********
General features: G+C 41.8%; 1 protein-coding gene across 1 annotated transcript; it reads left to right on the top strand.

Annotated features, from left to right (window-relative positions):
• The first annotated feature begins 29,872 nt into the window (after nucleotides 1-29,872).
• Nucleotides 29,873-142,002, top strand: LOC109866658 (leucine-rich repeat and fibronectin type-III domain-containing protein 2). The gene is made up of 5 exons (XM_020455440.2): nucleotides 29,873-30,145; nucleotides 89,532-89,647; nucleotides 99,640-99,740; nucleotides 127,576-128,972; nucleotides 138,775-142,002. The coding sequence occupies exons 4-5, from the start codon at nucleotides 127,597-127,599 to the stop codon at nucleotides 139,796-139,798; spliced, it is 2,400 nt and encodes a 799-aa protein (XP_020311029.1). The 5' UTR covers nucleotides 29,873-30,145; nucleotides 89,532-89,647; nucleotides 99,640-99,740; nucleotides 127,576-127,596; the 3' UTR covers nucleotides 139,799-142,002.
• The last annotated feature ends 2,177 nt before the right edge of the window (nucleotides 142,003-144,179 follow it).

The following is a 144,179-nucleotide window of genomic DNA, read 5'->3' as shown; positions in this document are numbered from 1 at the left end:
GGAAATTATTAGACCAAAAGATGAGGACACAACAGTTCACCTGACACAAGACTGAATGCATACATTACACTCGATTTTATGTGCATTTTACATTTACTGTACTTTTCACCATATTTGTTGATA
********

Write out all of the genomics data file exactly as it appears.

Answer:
General features: G+C 41.8%; 1 protein-coding gene across 1 annotated transcript; it reads left to right on the top strand.

Annotated features, from left to right (window-relative positions):
• The first annotated feature begins 29,872 nt into the window (after nucleotides 1-29,872).
• Nucleotides 29,873-142,002, top strand: LOC109866658 (leucine-rich repeat and fibronectin type-III domain-containing protein 2). The gene is made up of 5 exons (XM_020455440.2): nucleotides 29,873-30,145; nucleotides 89,532-89,647; nucleotides 99,640-99,740; nucleotides 127,576-128,972; nucleotides 138,775-142,002. The coding sequence occupies exons 4-5, from the start codon at nucleotides 127,597-127,599 to the stop codon at nucleotides 139,796-139,798; spliced, it is 2,400 nt and encodes a 799-aa protein (XP_020311029.1). The 5' UTR covers nucleotides 29,873-30,145; nucleotides 89,532-89,647; nucleotides 99,640-99,740; nucleotides 127,576-127,596; the 3' UTR covers nucleotides 139,799-142,002.
• The last annotated feature ends 2,177 nt before the right edge of the window (nucleotides 142,003-144,179 follow it).

The following is a 144,179-nucleotide window of genomic DNA, read 5'->3' as shown; positions in this document are numbered from 1 at the left end:
GGAAATTATTAGACCAAAAGATGAGGACACAACAGTTCACCTGACACAAGACTGAATGCATACATTACACTCGATTTTATGTGCATTTTACATTTACTGTACTTTTCACCATATTTGTTGATA